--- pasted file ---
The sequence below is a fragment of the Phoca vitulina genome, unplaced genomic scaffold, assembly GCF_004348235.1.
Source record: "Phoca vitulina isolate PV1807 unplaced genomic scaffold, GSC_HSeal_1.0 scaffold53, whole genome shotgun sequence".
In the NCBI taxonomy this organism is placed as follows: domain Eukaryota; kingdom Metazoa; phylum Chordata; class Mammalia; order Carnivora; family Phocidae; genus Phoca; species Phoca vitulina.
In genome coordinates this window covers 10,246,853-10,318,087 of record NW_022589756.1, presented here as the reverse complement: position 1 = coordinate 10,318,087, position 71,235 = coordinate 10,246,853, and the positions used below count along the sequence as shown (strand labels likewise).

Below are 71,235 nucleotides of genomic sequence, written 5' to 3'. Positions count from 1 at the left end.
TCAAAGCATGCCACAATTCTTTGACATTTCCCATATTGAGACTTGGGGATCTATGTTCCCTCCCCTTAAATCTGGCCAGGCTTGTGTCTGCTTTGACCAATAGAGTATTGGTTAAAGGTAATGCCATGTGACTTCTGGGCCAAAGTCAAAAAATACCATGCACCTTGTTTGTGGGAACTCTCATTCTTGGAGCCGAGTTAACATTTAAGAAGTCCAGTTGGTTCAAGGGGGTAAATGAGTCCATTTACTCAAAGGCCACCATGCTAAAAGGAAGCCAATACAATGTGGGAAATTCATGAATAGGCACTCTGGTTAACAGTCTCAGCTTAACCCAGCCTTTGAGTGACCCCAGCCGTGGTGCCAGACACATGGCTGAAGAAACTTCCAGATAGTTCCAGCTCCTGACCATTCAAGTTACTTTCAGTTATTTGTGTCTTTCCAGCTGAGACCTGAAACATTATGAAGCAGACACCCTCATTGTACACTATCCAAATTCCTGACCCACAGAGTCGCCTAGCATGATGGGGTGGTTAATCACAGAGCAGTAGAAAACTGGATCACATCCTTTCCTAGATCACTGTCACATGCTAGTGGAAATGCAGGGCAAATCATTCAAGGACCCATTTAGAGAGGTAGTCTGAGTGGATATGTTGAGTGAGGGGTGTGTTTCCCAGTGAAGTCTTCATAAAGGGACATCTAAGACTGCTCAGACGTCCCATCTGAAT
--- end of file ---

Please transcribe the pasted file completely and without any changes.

The sequence below is a fragment of the Phoca vitulina genome, unplaced genomic scaffold, assembly GCF_004348235.1.
Source record: "Phoca vitulina isolate PV1807 unplaced genomic scaffold, GSC_HSeal_1.0 scaffold53, whole genome shotgun sequence".
In the NCBI taxonomy this organism is placed as follows: domain Eukaryota; kingdom Metazoa; phylum Chordata; class Mammalia; order Carnivora; family Phocidae; genus Phoca; species Phoca vitulina.
In genome coordinates this window covers 10,246,853-10,318,087 of record NW_022589756.1, presented here as the reverse complement: position 1 = coordinate 10,318,087, position 71,235 = coordinate 10,246,853, and the positions used below count along the sequence as shown (strand labels likewise).

Below are 71,235 nucleotides of genomic sequence, written 5' to 3'. Positions count from 1 at the left end.
TCAAAGCATGCCACAATTCTTTGACATTTCCCATATTGAGACTTGGGGATCTATGTTCCCTCCCCTTAAATCTGGCCAGGCTTGTGTCTGCTTTGACCAATAGAGTATTGGTTAAAGGTAATGCCATGTGACTTCTGGGCCAAAGTCAAAAAATACCATGCACCTTGTTTGTGGGAACTCTCATTCTTGGAGCCGAGTTAACATTTAAGAAGTCCAGTTGGTTCAAGGGGGTAAATGAGTCCATTTACTCAAAGGCCACCATGCTAAAAGGAAGCCAATACAATGTGGGAAATTCATGAATAGGCACTCTGGTTAACAGTCTCAGCTTAACCCAGCCTTTGAGTGACCCCAGCCGTGGTGCCAGACACATGGCTGAAGAAACTTCCAGATAGTTCCAGCTCCTGACCATTCAAGTTACTTTCAGTTATTTGTGTCTTTCCAGCTGAGACCTGAAACATTATGAAGCAGACACCCTCATTGTACACTATCCAAATTCCTGACCCACAGAGTCGCCTAGCATGATGGGGTGGTTAATCACAGAGCAGTAGAAAACTGGATCACATCCTTTCCTAGATCACTGTCACATGCTAGTGGAAATGCAGGGCAAATCATTCAAGGACCCATTTAGAGAGGTAGTCTGAGTGGATATGTTGAGTGAGGGGTGTGTTTCCCAGTGAAGTCTTCATAAAGGGACATCTAAGACTGCTCAGACGTCCCATCTGAAT